1. The BMRB’s non position on Question Two is cited in the very story so prominently featured on the BMRB’s website. To save you time (!) I am helpfully pasting the money quote in right here:

            The bureau, a government watchdog funded by businesses and nonprofits, has been supportive of charter schools. But it has not taken a formal position on the ballot question because it is concerned about the financial impact, Tyler said.

            That was the first inkling I got, by the way, that Q2’s goose was cooked.

            I would not be interested in dialog-ing with Tyler as he seems completely disinterested in either teaching or learning. And were I to take him up on a generous offer of a steak dinner at one of Boston’s MANY fine new steakhouses, (have you seen the size of Tyler’s salary??? Note to self: come back in next life as *municipal watchdog*!), I fear that after a glass or two of something expensive and expensed, I’d be unable to resist insulting his BFF Scot Lehigh…

            But I’d definitely be interested in talking to your teacher or two. I got into this extraordinary non-lucrative racket because I got really interested in successful examples of teacher-led reform and school turnaround.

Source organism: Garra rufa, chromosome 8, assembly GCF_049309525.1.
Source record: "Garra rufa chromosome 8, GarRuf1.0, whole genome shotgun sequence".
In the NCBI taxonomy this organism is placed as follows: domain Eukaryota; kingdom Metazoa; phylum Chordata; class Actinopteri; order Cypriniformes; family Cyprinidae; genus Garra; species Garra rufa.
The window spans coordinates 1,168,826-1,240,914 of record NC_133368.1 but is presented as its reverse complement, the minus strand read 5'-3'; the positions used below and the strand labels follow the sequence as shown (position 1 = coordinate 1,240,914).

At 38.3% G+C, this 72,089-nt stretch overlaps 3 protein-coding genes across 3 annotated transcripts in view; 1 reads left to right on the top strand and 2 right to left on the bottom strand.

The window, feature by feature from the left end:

Sorry to hear that the MTA didn’t want to be your Amicus. Just curious – are you aware that the MTA doesn’t represent teachers in Boston? The BTU is part of the AFT, my former employer.

          2. Thanks for the link to the codcast. That Michael Jonas certainly is an excellently well-informed and capable moderator.

            Scary to have so many lucidly articulate people in one room, and on the air, who all had made it to that final paragraph secreted at the end of the MTF report…

            Jennifer: “That was the first inkling I got, by the way, that Q2’s goose was cooked.”

            It’ll be interesting to see what the “Beyond Goose” folks can come up with as an arguably more humane option that minimizes the painful cutting and slashing of our school programs and educators.

            Jennifer: “Just curious – are you aware that the MTA doesn’t represent teachers in Boston? The BTU is part of the AFT, my former employer.”

            Yes, though that doesn’t keep the MTA from vigorously stirring the pot in my neighborhood of Beantown. BTW, I commonly cite, approvingly, work of the Shanker Institute, and once in a while spring to the defense of the BTU with statements like this one, last week, in Boston Globe comments: “My understanding is that the Boston Teachers Union (BTU) has merited praise for being relatively receptive to well-designed reforms at times over the decades.”